I have found most helpful two works on this topic. The first is, of course, the 1977 Wingspread Conference essays published as _New Directions in American Intellectual History_. The other essay was Paul Conkin’s “Intellectual History: Past, Present, and Future” published in _The Future of History: Essays in the Vanderbilt University Centennial Symposium_ (ed. Charles F. Delzell). Conkin exemplifies for me the intellectual historian deeply engaged with philosophy. In the essay, he writes that intellectual historians “almost have to blend empirical data with speculative theory.” This seems to me not only the most distinctive feature of intellectual historians but of our subject as well, namely the United States. Writing of William James, Dewey wrote, “I love, indeed, to think that there is something profoundly American in his union of philosophy with life.” Similarly, in his Wingspread essay, Henry F. May finds the historian’s life experience inseparable from one’s work. This blending of the two, thought and act, seem to best distinguish the intellectual historian from others.

  2. Tim,

    I might add one thing: intellectual history is, I think, the best means to delineate the boundaries of acceptability of a given historical context. If a a specific philosophical of epistemological strain gains wide circulation–if it resonates–then it by definition falls within the margins of convention. If not, then we can put it outside such margins. Thus, intellectual history is excellently situated to narrate the norm and the exception to the norm.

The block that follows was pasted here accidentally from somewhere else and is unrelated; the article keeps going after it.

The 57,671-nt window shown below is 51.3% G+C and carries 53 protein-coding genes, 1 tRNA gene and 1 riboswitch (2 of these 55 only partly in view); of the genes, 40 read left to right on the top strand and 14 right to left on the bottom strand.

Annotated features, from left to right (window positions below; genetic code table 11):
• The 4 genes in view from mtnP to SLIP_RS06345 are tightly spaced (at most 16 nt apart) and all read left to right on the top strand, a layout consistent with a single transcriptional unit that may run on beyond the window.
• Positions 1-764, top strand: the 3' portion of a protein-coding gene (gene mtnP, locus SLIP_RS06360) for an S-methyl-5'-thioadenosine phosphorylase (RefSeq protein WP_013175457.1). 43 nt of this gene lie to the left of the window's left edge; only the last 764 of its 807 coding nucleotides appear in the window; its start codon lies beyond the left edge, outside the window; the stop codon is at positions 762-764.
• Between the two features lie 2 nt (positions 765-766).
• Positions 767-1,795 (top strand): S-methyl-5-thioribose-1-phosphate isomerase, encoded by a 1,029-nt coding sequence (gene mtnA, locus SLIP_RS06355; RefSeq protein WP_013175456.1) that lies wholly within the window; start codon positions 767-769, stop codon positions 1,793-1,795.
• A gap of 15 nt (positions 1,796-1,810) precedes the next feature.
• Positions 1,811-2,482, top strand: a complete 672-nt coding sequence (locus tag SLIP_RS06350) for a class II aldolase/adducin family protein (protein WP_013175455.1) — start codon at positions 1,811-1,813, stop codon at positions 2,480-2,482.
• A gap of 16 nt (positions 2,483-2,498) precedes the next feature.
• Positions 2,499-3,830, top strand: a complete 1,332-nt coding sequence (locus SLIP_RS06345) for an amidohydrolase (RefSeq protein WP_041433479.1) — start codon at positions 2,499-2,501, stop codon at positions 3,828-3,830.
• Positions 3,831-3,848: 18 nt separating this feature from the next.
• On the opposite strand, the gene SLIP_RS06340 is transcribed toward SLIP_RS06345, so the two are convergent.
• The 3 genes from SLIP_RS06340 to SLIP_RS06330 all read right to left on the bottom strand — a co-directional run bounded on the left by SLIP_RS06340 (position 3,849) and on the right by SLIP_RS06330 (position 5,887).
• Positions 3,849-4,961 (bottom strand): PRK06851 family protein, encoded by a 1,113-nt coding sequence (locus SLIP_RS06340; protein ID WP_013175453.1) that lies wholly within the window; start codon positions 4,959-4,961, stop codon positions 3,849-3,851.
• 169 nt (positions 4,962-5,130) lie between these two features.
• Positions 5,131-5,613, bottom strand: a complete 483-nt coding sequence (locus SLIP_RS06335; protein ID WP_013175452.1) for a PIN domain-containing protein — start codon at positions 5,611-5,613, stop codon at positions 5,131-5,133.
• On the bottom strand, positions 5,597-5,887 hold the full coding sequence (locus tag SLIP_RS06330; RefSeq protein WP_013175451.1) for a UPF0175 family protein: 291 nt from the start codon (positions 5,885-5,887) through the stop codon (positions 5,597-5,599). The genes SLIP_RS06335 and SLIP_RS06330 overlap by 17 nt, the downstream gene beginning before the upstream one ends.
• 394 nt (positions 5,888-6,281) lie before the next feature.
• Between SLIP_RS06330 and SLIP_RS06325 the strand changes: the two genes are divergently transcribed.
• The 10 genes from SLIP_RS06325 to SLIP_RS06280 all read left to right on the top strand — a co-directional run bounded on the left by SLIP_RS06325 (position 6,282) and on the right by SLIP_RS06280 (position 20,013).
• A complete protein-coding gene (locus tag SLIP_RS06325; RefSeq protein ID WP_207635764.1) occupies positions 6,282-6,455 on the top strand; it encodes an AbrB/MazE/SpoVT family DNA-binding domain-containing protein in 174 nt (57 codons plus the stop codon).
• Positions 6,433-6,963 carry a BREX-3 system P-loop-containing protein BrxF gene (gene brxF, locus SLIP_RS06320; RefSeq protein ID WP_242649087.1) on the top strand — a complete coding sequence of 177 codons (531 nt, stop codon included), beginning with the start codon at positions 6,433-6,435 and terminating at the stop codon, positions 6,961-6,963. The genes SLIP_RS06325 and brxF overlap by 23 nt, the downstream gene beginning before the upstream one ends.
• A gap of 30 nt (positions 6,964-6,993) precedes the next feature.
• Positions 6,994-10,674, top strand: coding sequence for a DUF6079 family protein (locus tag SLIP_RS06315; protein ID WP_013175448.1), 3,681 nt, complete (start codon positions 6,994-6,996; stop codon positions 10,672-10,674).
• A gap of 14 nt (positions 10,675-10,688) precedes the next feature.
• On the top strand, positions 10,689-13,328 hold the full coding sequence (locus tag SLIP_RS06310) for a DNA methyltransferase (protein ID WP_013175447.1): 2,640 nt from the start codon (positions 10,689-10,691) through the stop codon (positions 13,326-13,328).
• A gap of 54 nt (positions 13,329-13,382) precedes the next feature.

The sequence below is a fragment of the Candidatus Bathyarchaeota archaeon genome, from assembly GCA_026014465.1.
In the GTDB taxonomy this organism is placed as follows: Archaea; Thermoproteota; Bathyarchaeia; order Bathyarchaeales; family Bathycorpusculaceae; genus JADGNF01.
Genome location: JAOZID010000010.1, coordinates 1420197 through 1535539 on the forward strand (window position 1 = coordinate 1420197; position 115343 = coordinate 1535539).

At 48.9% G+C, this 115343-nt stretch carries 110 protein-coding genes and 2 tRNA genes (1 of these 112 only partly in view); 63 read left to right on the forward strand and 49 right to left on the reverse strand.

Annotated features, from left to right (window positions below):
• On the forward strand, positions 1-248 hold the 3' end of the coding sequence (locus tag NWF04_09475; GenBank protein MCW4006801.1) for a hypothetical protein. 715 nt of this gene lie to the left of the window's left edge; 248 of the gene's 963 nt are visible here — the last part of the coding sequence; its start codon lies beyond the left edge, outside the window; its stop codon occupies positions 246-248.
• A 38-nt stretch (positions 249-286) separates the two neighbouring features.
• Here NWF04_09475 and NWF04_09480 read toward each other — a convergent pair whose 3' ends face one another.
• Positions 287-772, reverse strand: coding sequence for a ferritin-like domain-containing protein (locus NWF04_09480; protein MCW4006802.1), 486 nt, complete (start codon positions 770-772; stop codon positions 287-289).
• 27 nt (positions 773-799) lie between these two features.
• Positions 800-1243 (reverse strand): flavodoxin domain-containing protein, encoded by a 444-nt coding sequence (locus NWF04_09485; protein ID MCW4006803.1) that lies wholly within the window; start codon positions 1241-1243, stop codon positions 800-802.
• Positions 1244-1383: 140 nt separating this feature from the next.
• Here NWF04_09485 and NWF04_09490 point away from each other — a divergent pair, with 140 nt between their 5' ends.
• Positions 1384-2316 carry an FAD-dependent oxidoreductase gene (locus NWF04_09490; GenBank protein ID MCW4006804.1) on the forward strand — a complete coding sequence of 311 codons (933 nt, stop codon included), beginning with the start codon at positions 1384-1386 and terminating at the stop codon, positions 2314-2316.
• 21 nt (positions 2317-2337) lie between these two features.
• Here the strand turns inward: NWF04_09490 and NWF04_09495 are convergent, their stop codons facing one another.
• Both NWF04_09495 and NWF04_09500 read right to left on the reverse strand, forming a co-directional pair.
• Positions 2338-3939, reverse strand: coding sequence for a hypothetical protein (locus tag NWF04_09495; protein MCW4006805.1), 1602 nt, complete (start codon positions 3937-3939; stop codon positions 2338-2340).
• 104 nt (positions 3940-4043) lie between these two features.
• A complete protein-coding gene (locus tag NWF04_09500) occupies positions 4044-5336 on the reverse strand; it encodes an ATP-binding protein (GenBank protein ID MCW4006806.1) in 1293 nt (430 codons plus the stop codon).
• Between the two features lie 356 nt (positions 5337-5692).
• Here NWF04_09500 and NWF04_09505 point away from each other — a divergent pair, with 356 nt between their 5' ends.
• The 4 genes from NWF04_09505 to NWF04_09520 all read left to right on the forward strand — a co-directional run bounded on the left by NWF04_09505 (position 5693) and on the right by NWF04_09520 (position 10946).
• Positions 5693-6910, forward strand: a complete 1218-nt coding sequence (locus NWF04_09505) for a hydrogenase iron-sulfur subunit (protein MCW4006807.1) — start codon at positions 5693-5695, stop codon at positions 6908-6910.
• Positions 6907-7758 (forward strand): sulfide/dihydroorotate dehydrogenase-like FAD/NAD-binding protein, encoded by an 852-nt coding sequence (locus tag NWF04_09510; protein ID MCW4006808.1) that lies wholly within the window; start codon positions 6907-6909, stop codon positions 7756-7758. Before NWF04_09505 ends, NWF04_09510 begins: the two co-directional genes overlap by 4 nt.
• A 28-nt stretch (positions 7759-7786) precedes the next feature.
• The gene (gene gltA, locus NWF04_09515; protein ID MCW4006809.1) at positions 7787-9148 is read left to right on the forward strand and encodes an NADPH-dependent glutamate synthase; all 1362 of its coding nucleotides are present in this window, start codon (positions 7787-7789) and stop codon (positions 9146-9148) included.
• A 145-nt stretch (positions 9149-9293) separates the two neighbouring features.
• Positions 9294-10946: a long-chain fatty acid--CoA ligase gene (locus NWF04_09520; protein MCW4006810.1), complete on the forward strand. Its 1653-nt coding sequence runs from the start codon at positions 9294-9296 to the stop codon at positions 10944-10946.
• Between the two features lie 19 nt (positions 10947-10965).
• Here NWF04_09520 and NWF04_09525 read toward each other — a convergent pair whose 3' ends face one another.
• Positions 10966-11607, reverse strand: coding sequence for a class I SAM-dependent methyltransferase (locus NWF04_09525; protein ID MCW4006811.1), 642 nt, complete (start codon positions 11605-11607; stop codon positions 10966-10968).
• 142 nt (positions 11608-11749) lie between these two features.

Andrew

  3. Tim: Great topic. But I’m not sure I agree with your claim that intellectual history must deal with philosophy. Philosophy is one discipline among many with which an intellectual historian can engage. The ideas of race in anthropology, for example. Or the the idea of culture. The history of science seems to offer plenty of material for an intellectual historian. And, of course, there is a long standing connection between intellectual history and literature. I’ve read more than my share of philosophy and I certainly have some works of philosophy that I cherish. But I’ll just go ahead and say it: I’m not sure I care all that deeply about the subject of philosophy in the abstract. Can I still be an intellectual hisorian?

    David

  4. David: Obviously no one can formally say who is and who isn’t an intellectual historian: There is no single accepted body (i.e. association) that defines our field, hence my post. It seems right now that you are one if you aspire to be one. I’m throwing out a few lures, fishing for body of characteristics. And on philosophy, I decidedly did ~not~ say that one must like or enjoy philosophy to be an intellectual historian, but one must nevertheless reckon with it in terms of (a) delineating thought processes (i.e. figuring out an others epistemology) and (b) having a clear sense of your own commitments as an historian. This is why serious historians aspire for the Ph.D.—the doctorate of philosophy in history. To me, it would be most shameful for the intellectual historian to not have a clear sense of what drives her or his own interrogation of the past.